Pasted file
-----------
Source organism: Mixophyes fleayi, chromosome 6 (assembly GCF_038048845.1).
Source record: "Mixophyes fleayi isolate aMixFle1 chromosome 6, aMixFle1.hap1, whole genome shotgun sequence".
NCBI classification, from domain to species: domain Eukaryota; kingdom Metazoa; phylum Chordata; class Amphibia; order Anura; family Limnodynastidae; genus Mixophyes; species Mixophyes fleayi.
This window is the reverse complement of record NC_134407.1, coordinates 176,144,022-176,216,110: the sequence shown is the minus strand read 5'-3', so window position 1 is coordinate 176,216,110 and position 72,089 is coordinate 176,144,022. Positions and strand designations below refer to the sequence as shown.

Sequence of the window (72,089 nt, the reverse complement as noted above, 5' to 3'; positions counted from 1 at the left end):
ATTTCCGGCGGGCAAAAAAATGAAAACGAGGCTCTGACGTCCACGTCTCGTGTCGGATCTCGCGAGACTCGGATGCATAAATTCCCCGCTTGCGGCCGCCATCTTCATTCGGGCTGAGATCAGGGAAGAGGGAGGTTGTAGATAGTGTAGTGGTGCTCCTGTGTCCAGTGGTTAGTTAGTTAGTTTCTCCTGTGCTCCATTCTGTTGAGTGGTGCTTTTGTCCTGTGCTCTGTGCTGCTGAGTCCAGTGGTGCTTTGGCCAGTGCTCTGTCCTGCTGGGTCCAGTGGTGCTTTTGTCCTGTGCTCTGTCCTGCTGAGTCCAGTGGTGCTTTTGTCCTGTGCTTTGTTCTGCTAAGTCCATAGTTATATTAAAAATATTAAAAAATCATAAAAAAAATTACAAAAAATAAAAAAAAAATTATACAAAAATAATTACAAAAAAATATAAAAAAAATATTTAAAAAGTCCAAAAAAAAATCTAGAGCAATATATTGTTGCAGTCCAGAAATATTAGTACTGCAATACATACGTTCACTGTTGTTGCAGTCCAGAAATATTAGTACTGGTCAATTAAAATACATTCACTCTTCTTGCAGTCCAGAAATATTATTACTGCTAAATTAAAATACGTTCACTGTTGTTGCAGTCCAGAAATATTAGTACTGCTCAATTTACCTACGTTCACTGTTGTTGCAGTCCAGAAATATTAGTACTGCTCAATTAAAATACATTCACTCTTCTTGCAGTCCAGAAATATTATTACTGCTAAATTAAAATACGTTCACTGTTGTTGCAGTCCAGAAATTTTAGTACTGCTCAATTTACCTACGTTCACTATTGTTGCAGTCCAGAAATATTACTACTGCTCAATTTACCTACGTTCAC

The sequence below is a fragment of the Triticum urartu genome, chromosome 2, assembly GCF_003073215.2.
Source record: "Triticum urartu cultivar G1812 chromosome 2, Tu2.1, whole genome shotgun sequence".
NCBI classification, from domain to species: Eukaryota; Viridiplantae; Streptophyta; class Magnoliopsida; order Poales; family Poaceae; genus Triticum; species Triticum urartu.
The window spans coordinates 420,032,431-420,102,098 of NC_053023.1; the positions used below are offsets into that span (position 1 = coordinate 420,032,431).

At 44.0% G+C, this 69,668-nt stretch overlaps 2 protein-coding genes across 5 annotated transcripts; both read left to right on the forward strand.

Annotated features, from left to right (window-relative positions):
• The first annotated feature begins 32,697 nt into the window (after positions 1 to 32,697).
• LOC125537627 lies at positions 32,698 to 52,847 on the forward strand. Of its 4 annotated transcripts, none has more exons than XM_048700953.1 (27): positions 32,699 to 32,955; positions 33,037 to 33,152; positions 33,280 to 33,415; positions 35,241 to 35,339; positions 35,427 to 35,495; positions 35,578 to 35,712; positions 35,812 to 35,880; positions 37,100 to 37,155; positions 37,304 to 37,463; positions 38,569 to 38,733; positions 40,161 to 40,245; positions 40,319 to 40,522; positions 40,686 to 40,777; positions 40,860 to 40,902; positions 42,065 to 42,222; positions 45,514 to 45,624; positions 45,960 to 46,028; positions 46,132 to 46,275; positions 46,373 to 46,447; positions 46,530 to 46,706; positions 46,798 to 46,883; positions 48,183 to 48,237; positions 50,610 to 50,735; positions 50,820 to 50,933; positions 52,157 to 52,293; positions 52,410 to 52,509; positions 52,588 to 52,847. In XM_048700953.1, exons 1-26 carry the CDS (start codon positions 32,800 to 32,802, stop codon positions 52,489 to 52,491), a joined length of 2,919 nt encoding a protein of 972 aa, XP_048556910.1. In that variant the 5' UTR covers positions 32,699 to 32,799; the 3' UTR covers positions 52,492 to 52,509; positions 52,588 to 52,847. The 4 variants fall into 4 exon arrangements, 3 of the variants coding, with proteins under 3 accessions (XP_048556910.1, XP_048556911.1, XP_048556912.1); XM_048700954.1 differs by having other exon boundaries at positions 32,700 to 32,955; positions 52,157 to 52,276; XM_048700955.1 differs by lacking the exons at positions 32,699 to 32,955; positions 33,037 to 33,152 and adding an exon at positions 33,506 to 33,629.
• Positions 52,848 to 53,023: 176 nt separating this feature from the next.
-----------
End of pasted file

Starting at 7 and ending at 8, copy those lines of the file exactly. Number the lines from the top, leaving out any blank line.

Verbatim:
The sequence below is a fragment of the Triticum urartu genome, chromosome 2, assembly GCF_003073215.2.
Source record: "Triticum urartu cultivar G1812 chromosome 2, Tu2.1, whole genome shotgun sequence".